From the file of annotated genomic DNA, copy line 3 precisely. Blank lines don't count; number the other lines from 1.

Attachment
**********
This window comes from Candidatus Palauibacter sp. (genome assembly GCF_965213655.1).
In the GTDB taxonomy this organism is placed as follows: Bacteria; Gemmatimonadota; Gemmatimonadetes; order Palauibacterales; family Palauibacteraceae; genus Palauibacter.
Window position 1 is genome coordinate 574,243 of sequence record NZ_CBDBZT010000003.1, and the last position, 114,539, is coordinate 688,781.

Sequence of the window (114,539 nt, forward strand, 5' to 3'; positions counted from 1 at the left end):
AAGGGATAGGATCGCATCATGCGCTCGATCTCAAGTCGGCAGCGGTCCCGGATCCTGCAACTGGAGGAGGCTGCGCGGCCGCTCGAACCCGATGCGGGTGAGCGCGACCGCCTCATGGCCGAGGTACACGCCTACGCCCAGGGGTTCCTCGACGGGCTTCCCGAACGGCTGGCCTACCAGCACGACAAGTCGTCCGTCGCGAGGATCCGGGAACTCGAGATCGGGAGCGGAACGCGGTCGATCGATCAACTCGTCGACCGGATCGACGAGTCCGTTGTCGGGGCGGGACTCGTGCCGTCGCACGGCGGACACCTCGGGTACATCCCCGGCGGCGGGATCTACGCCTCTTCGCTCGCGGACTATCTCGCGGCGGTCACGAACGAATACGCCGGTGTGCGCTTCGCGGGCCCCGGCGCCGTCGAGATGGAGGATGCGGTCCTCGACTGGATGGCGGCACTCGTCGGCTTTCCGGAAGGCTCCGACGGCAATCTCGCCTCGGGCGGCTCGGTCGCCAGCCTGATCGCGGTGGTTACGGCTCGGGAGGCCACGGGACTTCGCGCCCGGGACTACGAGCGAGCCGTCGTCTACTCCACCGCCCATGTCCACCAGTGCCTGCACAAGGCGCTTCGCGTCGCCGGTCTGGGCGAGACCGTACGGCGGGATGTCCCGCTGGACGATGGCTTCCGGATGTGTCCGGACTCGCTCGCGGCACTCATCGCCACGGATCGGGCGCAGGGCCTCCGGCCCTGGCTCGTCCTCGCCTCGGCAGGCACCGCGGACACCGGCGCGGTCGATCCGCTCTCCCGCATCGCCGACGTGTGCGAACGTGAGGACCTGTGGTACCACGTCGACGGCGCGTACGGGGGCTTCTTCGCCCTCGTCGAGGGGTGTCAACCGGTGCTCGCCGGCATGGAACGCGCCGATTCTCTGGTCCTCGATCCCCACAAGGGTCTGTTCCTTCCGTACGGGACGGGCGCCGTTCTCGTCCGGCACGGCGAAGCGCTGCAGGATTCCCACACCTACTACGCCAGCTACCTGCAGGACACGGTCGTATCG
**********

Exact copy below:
Window position 1 is genome coordinate 574,243 of sequence record NZ_CBDBZT010000003.1, and the last position, 114,539, is coordinate 688,781.